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What Is An Undue Burden For An Employer?

While many U.S. workers believe that their employer has their best interests at heart – and some are likely correct – in reality, there are many instances where an employer has rights to act to protect the feasibility and profitability of their business. One of the times this is perhaps most obvious is when an employee requests accommodations, either for a disability or a religious observance. By law, an employer has the right to refuse an accommodation that presents an undue burden on the business or on the employer themselves. However, defining what is an undue burden and what constitutes an infringement of employee rights is complicated. Here is a quick guide to laws surrounding undue burdens and employment.

What Is An Undue Burden For An Employer?

The definition of “undue burden” has always been subjective. In the Americans with Disabilities Act, it is defined as an “action requiring significant difficulty or expense.” That definition will mean something different to a large employer with money to burn versus what it will mean to a mom-and-pop store with a minimum number of employees. It is important to keep in mind that expense is not the only metric that makes something burdensome – if too many people are inconvenienced, or if there is confusion created by the proposed change, an employer has the right to decline to implement it.

However, if one has to define “undue burden” in dealing with religious accommodations, rather than disability, one is dealing with the relevant state’s law and with guidance established by the Equal Employment Opportunity Commission (EEOC). EEOC guidance suggests that religious accommodations be handled in a similar manner to disability accommodations, but extends the right to ask for them further – spouses and others in similar positions may also be found to have been discriminated against on the basis of religion, even if they themselves do not practice it. The rationale is still that the spouse may be damaged by their husband or wife being mistreated, on a financial or emotional level.

Burden Shifting

One of the most complex issues regarding what exactly constitutes an undue hardship is that if it gets to a point where a formal complaint has been filed, the burden of proof shifts between the plaintiff and the employer as to what exactly the hardship is. This can be quite confusing to the average person who simply wants to be treated with respect – most laypeople tend to think that if they prove their case, they need not rebut the employer’s. However, in cases relating to employment law where the decision can be extremely narrow, that is what must happen. The employee must try to prove that the requested accommodation was reasonable, which then puts the onus on the employer to try and prove the opposite if they are successful. If the employee is unsuccessful in showing their requested accommodation was reasonable for the employer, summary judgment for the employer will result.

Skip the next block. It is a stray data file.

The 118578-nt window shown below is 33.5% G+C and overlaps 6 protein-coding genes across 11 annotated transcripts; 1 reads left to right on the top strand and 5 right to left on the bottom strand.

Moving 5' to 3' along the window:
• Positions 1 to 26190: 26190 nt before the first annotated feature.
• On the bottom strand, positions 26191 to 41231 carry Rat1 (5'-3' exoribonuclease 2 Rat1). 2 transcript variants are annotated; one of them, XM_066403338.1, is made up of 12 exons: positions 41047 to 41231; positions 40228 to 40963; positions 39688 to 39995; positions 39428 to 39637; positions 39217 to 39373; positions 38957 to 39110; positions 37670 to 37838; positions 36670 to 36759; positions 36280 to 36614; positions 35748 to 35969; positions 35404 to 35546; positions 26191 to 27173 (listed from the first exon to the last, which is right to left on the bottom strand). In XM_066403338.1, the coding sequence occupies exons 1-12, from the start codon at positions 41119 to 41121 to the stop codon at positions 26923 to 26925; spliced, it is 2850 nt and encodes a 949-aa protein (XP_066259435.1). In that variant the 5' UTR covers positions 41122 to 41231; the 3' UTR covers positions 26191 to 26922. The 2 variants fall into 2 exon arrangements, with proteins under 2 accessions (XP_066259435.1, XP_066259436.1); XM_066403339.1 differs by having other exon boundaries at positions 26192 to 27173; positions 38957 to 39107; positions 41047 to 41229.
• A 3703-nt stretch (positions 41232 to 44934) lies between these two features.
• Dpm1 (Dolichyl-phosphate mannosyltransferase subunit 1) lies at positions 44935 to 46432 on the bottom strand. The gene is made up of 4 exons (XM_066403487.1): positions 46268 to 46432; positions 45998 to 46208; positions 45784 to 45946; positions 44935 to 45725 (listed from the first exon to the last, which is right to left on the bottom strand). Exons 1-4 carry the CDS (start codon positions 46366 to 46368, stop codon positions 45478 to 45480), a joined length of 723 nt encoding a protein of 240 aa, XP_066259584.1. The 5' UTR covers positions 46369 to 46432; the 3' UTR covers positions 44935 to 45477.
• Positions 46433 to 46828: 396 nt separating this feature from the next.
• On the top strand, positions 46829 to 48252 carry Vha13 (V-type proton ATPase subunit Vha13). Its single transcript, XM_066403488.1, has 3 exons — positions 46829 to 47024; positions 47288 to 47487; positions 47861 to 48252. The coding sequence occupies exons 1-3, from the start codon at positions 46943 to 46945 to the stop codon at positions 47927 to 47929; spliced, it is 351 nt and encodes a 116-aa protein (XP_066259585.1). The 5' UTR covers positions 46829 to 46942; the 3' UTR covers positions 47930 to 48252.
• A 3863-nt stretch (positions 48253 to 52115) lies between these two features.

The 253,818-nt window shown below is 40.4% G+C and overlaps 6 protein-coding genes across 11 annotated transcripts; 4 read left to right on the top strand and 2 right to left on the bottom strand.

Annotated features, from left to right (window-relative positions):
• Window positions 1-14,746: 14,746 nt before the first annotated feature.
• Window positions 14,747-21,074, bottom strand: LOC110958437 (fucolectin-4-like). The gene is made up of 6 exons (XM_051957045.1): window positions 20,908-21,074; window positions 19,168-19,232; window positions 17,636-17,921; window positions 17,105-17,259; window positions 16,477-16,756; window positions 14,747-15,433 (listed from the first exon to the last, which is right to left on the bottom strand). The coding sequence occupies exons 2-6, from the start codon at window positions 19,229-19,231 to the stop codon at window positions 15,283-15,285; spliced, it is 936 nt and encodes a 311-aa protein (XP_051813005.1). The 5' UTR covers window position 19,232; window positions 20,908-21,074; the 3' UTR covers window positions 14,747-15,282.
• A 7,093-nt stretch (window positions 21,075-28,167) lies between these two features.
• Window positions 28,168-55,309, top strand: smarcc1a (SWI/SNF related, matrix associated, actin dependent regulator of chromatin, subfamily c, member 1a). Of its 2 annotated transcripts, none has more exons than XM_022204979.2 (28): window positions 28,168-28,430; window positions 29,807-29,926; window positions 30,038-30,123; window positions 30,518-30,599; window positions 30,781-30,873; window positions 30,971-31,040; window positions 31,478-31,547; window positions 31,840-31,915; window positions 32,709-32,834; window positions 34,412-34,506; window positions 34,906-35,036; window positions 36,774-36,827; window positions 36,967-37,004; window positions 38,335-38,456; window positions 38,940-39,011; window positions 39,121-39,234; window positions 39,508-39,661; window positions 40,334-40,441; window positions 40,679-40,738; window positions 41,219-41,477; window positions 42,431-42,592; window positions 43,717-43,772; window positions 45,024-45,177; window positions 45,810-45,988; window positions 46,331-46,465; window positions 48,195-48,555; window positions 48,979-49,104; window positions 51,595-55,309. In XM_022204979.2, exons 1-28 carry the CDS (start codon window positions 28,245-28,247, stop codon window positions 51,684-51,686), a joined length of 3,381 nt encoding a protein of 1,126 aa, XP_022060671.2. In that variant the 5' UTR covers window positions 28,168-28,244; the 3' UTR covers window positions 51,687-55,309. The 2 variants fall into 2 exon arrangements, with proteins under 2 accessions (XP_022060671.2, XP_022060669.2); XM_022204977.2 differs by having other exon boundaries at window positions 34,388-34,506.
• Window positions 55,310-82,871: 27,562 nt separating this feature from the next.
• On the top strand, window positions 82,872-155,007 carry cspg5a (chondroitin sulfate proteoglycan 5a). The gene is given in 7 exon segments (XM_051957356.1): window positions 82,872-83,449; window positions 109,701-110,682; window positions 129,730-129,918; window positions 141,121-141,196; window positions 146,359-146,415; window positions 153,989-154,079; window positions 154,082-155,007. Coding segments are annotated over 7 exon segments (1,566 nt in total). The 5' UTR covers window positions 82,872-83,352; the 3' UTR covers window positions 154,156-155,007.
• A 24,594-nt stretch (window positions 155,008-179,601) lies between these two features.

A good example of this is EEOC v. Thompson Contracting, Grading, Paving & Utilities, Inc. (2012). The company employed a Jewish truck driver, unaware that his faith stringently required that he not work on the Sabbath, which for a Jewish person is Saturday. The driver refused to work on Saturdays and, after three absences, he was terminated. The driver filed a charge with the EEOC, putting forth in his proofs that there were reasonable accommodations available to Thompson – to hire a replacement for the driver on Saturdays, to press other employees into service in his place, or to even offer him a different position. The court ruled that given Thompson’s pool of employees and relative size as a company, all three options were untenable, though they might have been plausible for a larger company. Summary judgment for Thompson was affirmed.

Contact An Employment Lawyer

If you have questions about your employer’s right to deny you accommodations or want more clarification about what is an undue burden, speaking with an attorney can help set your mind at ease. Attorney A. Christopher Potts and his Charleston employment discrimination law firm are happy to assist you with your unique situation. Contact the office today to set up an appointment.

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